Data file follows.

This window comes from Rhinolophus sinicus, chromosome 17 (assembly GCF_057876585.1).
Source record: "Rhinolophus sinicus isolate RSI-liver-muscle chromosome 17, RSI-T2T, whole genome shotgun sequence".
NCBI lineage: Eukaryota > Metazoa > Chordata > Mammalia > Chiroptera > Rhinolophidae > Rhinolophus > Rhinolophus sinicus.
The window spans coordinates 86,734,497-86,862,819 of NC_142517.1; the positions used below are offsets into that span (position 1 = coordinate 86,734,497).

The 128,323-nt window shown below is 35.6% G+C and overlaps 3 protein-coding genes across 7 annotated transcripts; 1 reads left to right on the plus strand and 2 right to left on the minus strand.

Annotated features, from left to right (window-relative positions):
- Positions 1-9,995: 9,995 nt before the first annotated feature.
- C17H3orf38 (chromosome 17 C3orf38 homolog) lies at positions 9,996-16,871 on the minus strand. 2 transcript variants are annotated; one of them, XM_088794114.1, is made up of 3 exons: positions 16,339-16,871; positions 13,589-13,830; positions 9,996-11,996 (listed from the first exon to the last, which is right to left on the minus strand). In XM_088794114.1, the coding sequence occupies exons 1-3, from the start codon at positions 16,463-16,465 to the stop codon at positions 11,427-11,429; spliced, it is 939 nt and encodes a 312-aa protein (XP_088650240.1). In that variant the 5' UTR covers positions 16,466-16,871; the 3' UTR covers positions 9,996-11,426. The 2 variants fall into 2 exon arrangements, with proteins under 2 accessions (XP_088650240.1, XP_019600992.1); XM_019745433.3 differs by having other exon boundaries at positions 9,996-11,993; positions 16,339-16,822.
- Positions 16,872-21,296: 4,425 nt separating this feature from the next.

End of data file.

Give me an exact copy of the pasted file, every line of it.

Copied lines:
This window comes from Rhinolophus sinicus, chromosome 17 (assembly GCF_057876585.1).
Source record: "Rhinolophus sinicus isolate RSI-liver-muscle chromosome 17, RSI-T2T, whole genome shotgun sequence".
NCBI lineage: Eukaryota > Metazoa > Chordata > Mammalia > Chiroptera > Rhinolophidae > Rhinolophus > Rhinolophus sinicus.
The window spans coordinates 86,734,497-86,862,819 of NC_142517.1; the positions used below are offsets into that span (position 1 = coordinate 86,734,497).

The 128,323-nt window shown below is 35.6% G+C and overlaps 3 protein-coding genes across 7 annotated transcripts; 1 reads left to right on the plus strand and 2 right to left on the minus strand.

Annotated features, from left to right (window-relative positions):
- Positions 1-9,995: 9,995 nt before the first annotated feature.
- C17H3orf38 (chromosome 17 C3orf38 homolog) lies at positions 9,996-16,871 on the minus strand. 2 transcript variants are annotated; one of them, XM_088794114.1, is made up of 3 exons: positions 16,339-16,871; positions 13,589-13,830; positions 9,996-11,996 (listed from the first exon to the last, which is right to left on the minus strand). In XM_088794114.1, the coding sequence occupies exons 1-3, from the start codon at positions 16,463-16,465 to the stop codon at positions 11,427-11,429; spliced, it is 939 nt and encodes a 312-aa protein (XP_088650240.1). In that variant the 5' UTR covers positions 16,466-16,871; the 3' UTR covers positions 9,996-11,426. The 2 variants fall into 2 exon arrangements, with proteins under 2 accessions (XP_088650240.1, XP_019600992.1); XM_019745433.3 differs by having other exon boundaries at positions 9,996-11,993; positions 16,339-16,822.
- Positions 16,872-21,296: 4,425 nt separating this feature from the next.